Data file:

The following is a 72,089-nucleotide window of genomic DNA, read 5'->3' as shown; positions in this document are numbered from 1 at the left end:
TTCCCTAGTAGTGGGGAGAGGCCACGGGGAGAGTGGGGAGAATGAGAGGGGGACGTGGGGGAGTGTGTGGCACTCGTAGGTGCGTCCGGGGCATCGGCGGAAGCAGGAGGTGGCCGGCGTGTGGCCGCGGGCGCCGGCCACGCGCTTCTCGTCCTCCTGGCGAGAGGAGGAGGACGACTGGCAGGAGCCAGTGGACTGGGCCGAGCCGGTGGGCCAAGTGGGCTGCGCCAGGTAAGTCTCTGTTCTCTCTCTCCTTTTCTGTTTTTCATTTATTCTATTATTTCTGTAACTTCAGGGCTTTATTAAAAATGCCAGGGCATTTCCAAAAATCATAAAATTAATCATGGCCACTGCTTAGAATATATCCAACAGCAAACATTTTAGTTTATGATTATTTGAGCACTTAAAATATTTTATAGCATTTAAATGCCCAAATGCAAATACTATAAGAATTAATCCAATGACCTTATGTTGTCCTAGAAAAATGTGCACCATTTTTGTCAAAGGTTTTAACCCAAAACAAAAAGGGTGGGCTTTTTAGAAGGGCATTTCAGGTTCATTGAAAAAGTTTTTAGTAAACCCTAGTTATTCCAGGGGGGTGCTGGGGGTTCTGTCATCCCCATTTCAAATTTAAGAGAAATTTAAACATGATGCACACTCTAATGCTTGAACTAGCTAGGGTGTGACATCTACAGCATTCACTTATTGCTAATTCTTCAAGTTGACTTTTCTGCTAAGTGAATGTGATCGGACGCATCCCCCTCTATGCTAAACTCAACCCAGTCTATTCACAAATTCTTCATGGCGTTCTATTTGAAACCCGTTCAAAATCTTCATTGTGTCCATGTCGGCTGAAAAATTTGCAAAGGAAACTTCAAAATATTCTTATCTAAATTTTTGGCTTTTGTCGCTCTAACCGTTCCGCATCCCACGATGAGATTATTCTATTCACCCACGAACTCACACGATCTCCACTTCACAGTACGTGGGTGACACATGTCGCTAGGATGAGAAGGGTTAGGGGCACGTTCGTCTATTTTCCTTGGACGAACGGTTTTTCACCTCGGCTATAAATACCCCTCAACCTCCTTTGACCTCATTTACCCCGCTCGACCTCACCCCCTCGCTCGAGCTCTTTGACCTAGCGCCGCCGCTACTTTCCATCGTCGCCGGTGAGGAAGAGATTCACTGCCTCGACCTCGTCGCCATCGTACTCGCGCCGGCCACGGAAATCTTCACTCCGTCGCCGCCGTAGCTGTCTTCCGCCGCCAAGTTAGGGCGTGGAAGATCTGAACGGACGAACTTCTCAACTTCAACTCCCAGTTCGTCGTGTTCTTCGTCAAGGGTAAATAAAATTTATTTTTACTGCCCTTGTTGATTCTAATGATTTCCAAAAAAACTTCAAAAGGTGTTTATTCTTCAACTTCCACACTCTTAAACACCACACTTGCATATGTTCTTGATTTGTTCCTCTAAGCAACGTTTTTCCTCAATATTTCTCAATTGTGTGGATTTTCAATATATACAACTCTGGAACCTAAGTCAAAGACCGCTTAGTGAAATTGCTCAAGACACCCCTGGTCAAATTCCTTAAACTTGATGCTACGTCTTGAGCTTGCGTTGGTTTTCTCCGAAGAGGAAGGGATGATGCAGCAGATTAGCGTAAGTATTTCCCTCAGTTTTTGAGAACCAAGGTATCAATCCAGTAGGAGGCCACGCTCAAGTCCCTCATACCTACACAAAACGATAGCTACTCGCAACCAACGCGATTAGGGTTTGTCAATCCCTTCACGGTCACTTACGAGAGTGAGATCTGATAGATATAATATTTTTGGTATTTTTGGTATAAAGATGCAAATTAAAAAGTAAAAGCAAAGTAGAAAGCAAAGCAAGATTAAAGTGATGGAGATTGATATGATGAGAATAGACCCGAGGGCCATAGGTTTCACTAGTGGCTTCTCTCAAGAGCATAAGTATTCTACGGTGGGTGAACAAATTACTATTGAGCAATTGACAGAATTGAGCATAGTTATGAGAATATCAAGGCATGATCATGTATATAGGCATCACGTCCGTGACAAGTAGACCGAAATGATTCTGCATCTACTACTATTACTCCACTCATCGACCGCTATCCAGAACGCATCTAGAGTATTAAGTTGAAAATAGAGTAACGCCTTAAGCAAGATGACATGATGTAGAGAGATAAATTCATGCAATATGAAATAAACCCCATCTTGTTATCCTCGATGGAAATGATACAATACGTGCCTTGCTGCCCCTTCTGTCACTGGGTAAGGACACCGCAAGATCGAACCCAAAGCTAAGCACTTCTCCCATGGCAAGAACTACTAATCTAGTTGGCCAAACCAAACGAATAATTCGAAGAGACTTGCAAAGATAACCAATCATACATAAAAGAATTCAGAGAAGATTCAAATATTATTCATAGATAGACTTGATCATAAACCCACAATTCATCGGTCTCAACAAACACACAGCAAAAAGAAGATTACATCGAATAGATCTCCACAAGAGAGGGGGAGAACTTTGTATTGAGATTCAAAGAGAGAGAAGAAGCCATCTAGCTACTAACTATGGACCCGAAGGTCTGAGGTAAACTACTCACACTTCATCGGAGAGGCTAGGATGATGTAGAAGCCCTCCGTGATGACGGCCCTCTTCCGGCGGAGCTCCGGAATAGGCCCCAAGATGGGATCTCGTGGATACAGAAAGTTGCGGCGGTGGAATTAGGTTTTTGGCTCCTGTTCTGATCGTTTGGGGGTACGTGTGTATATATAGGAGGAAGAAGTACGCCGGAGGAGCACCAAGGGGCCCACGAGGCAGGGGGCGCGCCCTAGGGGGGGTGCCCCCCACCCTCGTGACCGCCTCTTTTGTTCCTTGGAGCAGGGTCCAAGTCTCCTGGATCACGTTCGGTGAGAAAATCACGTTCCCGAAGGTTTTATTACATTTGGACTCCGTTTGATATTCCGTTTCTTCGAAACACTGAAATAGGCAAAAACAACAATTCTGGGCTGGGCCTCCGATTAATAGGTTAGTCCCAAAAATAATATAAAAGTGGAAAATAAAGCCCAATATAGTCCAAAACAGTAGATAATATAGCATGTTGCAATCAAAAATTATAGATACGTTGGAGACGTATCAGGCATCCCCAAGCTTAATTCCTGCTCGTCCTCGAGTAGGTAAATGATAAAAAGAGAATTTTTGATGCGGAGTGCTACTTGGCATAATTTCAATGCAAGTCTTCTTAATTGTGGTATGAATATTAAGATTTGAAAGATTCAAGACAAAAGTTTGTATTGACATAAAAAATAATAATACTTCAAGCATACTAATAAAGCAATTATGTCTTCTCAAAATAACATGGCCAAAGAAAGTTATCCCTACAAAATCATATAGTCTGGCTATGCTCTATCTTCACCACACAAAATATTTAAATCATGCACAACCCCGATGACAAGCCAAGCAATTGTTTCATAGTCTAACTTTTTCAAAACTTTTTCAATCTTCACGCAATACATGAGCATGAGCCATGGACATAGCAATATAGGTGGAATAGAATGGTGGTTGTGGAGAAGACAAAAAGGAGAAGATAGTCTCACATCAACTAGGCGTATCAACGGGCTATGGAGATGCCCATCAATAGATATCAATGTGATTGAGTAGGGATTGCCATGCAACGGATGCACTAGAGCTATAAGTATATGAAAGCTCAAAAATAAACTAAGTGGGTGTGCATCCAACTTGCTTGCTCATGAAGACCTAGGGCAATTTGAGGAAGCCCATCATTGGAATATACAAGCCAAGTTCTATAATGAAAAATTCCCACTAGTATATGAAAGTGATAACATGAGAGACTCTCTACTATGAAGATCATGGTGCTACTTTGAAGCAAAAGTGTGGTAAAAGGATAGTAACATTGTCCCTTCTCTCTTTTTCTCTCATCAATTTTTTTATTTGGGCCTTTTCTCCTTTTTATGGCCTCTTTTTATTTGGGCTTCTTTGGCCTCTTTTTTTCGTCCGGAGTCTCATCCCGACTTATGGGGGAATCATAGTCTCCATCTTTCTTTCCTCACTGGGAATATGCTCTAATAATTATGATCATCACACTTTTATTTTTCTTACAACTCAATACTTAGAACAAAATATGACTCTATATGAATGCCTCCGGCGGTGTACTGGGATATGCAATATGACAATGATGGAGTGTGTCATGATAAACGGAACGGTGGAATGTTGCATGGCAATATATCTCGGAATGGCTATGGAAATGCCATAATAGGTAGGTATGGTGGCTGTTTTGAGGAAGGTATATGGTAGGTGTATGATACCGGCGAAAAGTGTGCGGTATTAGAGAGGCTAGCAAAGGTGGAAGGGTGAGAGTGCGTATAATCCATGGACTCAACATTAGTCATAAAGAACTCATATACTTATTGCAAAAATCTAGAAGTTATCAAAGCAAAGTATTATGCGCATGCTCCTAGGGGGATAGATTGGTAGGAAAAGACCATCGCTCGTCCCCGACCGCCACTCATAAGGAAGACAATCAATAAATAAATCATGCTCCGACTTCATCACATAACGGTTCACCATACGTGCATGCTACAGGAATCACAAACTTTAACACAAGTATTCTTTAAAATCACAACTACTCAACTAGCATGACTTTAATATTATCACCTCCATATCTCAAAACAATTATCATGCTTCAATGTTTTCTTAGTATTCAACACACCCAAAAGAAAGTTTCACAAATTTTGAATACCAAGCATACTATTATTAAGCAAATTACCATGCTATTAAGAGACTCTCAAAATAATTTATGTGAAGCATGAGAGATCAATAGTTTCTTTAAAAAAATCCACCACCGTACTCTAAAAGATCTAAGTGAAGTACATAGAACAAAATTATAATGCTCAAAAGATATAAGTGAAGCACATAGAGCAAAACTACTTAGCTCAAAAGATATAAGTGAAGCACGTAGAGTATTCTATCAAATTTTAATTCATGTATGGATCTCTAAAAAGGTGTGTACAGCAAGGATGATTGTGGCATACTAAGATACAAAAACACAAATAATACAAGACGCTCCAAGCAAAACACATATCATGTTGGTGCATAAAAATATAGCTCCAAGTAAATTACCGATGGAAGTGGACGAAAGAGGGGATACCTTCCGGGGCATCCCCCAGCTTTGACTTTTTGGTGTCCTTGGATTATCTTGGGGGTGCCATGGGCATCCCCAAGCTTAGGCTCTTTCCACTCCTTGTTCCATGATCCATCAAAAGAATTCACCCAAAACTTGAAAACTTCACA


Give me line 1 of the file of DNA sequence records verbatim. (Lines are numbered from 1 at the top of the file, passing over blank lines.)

The following is a 72,089-nucleotide window of genomic DNA, read 5'->3' as shown; positions in this document are numbered from 1 at the left end: